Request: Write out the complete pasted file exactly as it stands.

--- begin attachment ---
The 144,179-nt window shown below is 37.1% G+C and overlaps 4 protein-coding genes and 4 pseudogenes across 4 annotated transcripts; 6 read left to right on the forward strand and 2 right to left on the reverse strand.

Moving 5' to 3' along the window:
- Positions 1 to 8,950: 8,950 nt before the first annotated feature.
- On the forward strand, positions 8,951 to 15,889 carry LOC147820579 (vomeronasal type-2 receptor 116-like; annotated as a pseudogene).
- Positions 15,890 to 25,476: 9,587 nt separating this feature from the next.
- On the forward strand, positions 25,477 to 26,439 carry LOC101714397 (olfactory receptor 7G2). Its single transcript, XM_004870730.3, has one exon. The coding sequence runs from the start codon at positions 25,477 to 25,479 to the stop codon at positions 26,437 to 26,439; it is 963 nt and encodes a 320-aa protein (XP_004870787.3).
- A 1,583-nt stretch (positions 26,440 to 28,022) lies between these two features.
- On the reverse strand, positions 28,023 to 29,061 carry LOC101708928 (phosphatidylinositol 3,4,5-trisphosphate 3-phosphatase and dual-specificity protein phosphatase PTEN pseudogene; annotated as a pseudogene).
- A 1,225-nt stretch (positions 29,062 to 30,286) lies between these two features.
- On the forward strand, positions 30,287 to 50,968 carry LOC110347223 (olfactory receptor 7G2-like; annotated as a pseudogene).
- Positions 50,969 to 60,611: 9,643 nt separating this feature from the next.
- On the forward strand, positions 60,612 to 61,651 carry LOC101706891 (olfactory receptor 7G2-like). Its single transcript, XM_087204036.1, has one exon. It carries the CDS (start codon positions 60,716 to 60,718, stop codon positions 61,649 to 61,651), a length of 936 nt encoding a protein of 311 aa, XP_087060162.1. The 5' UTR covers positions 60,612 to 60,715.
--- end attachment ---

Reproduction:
The 144,179-nt window shown below is 37.1% G+C and overlaps 4 protein-coding genes and 4 pseudogenes across 4 annotated transcripts; 6 read left to right on the forward strand and 2 right to left on the reverse strand.

Moving 5' to 3' along the window:
- Positions 1 to 8,950: 8,950 nt before the first annotated feature.
- On the forward strand, positions 8,951 to 15,889 carry LOC147820579 (vomeronasal type-2 receptor 116-like; annotated as a pseudogene).
- Positions 15,890 to 25,476: 9,587 nt separating this feature from the next.
- On the forward strand, positions 25,477 to 26,439 carry LOC101714397 (olfactory receptor 7G2). Its single transcript, XM_004870730.3, has one exon. The coding sequence runs from the start codon at positions 25,477 to 25,479 to the stop codon at positions 26,437 to 26,439; it is 963 nt and encodes a 320-aa protein (XP_004870787.3).
- A 1,583-nt stretch (positions 26,440 to 28,022) lies between these two features.
- On the reverse strand, positions 28,023 to 29,061 carry LOC101708928 (phosphatidylinositol 3,4,5-trisphosphate 3-phosphatase and dual-specificity protein phosphatase PTEN pseudogene; annotated as a pseudogene).
- A 1,225-nt stretch (positions 29,062 to 30,286) lies between these two features.
- On the forward strand, positions 30,287 to 50,968 carry LOC110347223 (olfactory receptor 7G2-like; annotated as a pseudogene).
- Positions 50,969 to 60,611: 9,643 nt separating this feature from the next.
- On the forward strand, positions 60,612 to 61,651 carry LOC101706891 (olfactory receptor 7G2-like). Its single transcript, XM_087204036.1, has one exon. It carries the CDS (start codon positions 60,716 to 60,718, stop codon positions 61,649 to 61,651), a length of 936 nt encoding a protein of 311 aa, XP_087060162.1. The 5' UTR covers positions 60,612 to 60,715.